Poor infrastructures and facilities for both pupils/students and teachers; few classrooms in many schools which make most of primary education on shifts and toilets/toilet holes for pupils and students are not sufficient. Other challenges include shortage of desks and classes, shortage of teachers and shortage of teacher houses. These are mainly caused by increased enrolment following introduction of fee-free education. There is also a problem of insufficiency of grant provided to schools for fee-free education, according to LHRC’s Bi Annual Human Rights Report 2018.
Distance to and from school affects Children; Most public schools are located far away from communities thus making student walk a long distance to and from school and this leads to an increase in school drop out and poor performance. Girl children suffer the most as they fall in the hands of men who want to take advantage of the difficulties to bribe girls in exchange for sex.
Corporal punishment; this also affects access to education as it affects the growth of children both psychologically and physically. In 2018 for instance, several incidences of corporal punishment that led to physical impairments and even deaths to students were reported.
Sexual violence; girl students from all levels of education thus from Primary level to University level face issues of Sexual violence’s and sextortion. Girls student are raped while going to school, sometimes by the teachers and other men who mostly hunt students with promises of gifts.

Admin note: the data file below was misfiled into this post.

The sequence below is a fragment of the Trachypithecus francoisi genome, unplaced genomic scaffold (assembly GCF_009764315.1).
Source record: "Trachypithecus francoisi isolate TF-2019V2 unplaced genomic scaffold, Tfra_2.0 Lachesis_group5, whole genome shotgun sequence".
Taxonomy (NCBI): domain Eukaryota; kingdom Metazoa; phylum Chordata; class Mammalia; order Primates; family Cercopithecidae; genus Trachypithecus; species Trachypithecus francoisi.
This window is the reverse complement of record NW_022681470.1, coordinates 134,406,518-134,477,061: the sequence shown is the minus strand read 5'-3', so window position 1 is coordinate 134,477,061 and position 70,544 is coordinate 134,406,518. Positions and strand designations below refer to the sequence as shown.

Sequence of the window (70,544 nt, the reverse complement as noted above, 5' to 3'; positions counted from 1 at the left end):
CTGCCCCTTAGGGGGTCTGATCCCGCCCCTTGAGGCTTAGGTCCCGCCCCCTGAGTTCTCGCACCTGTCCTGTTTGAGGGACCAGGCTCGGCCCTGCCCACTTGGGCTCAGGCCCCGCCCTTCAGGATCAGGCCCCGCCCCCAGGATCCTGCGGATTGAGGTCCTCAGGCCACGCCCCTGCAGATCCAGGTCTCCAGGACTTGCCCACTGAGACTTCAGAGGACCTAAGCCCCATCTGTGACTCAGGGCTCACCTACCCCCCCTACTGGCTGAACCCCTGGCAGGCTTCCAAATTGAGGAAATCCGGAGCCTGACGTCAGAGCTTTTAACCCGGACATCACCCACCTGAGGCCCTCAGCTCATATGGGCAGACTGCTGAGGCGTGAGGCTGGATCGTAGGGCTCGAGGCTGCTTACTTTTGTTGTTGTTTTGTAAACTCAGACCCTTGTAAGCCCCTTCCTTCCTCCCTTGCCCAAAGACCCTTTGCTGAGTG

To ensure quality education to all and achieve goal 4 of the the 2030 Agenda for Sustainable Development, LHRC calls on all right holders that is individuals and communities; duty bearers that is law makers and law enforcers as well stakeholders that is CSOs, development partners, media, religious institutions, academic institutions and corporates to play their active role.
Exceptionally, LHRC would also like to remind the Government to consistently continue ensuring access to quality education for all by doing the following:
- Nullify discriminative statements for example the statement by President Magufuli banning pregnant students from reentry to government schools.
- Amend the law of marriage Act, 1971 and protect girls from child marriages that mean putting the age of marriage to 18 instead of 14 and 15.
- Amend the Education Act, 1978 which allows corporal punishments.
- Increase public awareness and sensitisation on the right to education.
- Improve infrastructures and facilities to accommodate people with disabilities.
- Ensure Justice for women who face sextortion in Universities and other levels of education.
LHRC believes that, access to education is for all people and the right to education should be enjoyed by all without discrimination.
The International Day of Education was adopted by the United Nations General Assembly on December 3, 2018 to celebrate the role of education for peace and development.
The 2030 Agenda for Sustainable Development in Sustainable Development Goal 4 strives to “ensure inclusive and equitable quality education and promote lifelong learning opportunities for all” by 2030. This only means that all people have the right to education. Without inclusive and equitable quality education and lifelong opportunities for all, countries will not succeed in achieving gender equality and breaking the cycle of poverty that is leaving millions of children, youth and adults behind.